Ed’s note: A new energy order


Roberto Bocca, a member of the executive committee of the World Economic Forum has posed an interesting proposition.

He believes that the current pandemic has provided the world with a ‘reset’ and an opportunity to proceed with ‘aggressive, forward-thinking and long-term strategies leading to a diversified, secure and reliable energy system that will ultimately support the future growth of the world economy in a sustainable and equitable way.”

He references the unprecedented cooperation between organisations, cities and countries during a time of increased nationalism citing the agreement between Saudi Arabia, Russia and the US to cushion oil prices shocks as an example. He believes the most important take away from this agreement is the ability of parties with “competing interests to work toward the shared and optimal objective of market stability.”

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Bocca ultimately believes that there is an opportunity for an existing — or a new — global body to take on the role of an “enabler of energy stability”, operating on the basis of market, economic and environmental stability. My understanding is that he proposes the energy transition should fall to a body which will take global interests and considerations and place these above nationalistic ones, with an aim of creating stability, that can “harmonise the often-conflicting priorities and outline frameworks for a just and stable transition.”

It’s an interesting proposal. But I wonder how well such an organisation would work in the reality of day to day politicking, funding and jockeying for position that is the make-up of just about every single global organisation.

The World Health Organisation, for instance, has been accused of being too much in favour of China in recent weeks, with claims that it is whitewashing the truth about Chinese COVID-19 infections, resulting in a massive amount of funding being withdrawn from the global health organisation. If during this time of pandemic, with millions of lives on the line, such politicking can happen, what real chance does a global energy body stand?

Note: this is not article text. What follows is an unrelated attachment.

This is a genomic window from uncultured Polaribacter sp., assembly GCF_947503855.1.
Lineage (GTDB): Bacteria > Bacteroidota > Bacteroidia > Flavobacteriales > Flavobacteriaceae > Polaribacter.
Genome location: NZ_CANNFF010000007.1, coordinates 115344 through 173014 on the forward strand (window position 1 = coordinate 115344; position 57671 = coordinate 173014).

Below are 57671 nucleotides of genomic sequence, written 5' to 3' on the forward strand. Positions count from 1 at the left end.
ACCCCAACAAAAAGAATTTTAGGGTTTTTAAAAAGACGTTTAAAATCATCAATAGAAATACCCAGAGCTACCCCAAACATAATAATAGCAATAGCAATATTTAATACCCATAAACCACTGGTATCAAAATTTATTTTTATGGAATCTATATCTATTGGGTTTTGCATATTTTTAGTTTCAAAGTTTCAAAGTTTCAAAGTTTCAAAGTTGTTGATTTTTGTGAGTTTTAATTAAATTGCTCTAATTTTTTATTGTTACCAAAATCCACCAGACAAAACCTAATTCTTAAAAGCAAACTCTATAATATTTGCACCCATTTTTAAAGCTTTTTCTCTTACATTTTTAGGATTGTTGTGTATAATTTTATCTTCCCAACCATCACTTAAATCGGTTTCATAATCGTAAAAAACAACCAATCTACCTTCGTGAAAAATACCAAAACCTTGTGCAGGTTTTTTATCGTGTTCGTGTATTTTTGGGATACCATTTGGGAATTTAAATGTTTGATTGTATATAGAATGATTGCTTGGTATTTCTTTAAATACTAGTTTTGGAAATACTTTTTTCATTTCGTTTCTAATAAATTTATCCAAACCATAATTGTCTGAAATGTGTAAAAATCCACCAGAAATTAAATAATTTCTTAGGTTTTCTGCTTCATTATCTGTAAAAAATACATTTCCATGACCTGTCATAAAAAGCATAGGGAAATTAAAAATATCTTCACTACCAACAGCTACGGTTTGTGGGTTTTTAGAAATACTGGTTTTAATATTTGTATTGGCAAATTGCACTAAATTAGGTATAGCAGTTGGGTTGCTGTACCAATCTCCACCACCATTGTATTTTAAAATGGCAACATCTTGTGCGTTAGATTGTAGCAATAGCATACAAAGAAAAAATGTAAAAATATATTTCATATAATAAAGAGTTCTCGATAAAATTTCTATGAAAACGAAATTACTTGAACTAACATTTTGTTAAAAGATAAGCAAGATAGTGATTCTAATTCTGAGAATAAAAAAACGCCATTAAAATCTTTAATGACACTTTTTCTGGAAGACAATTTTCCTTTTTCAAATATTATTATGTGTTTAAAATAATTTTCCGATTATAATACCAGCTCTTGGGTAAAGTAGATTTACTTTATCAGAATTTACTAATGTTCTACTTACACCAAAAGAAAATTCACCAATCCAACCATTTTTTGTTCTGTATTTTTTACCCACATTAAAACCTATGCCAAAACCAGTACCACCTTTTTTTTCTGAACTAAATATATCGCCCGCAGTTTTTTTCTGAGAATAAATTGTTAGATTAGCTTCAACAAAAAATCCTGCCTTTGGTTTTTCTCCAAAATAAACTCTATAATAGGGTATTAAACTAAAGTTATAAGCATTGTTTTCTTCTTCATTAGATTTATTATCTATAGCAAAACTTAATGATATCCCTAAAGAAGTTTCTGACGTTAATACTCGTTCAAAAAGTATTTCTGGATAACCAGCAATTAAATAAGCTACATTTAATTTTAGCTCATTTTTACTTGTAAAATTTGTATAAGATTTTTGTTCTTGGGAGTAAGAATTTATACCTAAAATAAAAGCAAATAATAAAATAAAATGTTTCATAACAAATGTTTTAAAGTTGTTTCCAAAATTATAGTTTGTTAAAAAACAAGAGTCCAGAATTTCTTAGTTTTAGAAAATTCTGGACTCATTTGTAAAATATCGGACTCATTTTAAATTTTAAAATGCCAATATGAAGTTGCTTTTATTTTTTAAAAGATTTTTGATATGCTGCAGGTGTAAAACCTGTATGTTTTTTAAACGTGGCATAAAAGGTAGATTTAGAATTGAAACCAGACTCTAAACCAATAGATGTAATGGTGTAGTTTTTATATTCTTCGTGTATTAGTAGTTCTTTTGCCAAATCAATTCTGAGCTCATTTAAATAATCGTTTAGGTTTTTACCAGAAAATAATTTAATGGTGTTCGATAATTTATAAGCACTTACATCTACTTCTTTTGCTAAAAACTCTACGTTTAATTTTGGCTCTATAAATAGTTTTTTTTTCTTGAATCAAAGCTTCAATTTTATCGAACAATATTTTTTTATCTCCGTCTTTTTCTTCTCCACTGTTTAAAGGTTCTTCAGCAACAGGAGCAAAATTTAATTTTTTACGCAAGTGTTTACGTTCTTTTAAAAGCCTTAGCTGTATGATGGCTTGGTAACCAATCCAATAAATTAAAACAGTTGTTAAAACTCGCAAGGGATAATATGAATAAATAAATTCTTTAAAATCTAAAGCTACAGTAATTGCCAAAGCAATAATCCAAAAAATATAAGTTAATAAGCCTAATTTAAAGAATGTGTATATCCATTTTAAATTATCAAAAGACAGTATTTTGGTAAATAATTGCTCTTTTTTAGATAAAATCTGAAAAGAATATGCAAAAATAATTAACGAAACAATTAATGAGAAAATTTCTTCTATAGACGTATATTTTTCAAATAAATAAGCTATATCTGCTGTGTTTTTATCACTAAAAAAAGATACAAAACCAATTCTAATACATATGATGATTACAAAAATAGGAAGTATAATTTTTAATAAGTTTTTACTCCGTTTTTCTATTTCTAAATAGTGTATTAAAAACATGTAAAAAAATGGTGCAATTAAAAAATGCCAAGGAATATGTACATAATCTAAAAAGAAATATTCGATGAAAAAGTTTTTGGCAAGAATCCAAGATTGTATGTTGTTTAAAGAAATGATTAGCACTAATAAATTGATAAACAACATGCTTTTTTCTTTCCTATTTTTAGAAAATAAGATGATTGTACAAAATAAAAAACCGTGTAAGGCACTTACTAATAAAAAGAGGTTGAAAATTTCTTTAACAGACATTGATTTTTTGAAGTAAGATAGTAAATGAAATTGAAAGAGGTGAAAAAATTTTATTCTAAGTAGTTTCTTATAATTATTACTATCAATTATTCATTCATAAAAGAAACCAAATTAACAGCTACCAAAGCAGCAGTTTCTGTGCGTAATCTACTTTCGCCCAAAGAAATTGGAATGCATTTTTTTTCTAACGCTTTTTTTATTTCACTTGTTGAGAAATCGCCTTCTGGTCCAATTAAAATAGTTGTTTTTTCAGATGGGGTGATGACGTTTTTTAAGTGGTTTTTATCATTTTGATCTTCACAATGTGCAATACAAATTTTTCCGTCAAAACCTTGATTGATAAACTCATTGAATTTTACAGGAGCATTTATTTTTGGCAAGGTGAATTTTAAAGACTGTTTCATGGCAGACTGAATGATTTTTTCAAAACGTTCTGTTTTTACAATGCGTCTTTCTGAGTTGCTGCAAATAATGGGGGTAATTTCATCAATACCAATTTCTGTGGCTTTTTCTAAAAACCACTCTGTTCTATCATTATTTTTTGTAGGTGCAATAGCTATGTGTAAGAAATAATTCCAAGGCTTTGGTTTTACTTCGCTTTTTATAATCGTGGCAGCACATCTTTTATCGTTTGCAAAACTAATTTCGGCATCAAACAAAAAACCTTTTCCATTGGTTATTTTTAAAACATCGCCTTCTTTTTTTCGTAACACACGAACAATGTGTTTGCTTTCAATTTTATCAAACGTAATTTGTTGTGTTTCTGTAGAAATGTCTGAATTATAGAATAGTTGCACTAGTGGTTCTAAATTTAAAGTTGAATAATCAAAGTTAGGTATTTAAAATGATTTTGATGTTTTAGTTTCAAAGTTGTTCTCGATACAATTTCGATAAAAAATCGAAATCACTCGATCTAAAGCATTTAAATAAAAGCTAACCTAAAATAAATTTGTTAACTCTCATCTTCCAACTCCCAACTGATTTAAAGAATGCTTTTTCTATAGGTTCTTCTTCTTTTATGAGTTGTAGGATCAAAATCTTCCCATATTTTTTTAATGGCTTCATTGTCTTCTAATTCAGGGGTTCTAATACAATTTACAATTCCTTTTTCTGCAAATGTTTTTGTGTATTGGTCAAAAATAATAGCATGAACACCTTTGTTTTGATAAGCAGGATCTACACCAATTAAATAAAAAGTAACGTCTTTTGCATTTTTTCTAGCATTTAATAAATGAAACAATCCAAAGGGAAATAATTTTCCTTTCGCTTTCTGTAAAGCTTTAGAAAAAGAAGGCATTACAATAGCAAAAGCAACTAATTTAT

A body, in particular, that may limit the development and industrialisation prospects of countries for the ‘benefit of all’, that doesn’t have to deal directly with the resulting economic stagnation or slower growth prospects? Who would pay for such a body and just how far would its reach extend? If it were an informal body that was promoting the transition, would it have any legs? We have already seen the respect with which the Paris Agreement has been treated by countries that have put economic development above globally agreed limits and changes. 

Unfortunately, as in so many instances, it often comes down to ‘he who pays, says’ and until there is a way for such global bodies to be paid for  and remain independent from politics, as much as I’d love to see this kind of development, I’m not holding my breath as to how effective it will ultimately be.

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What do you think? Write to me at editorial@smart-energy.com with your comments, views or disagreements of my editor’s note above.

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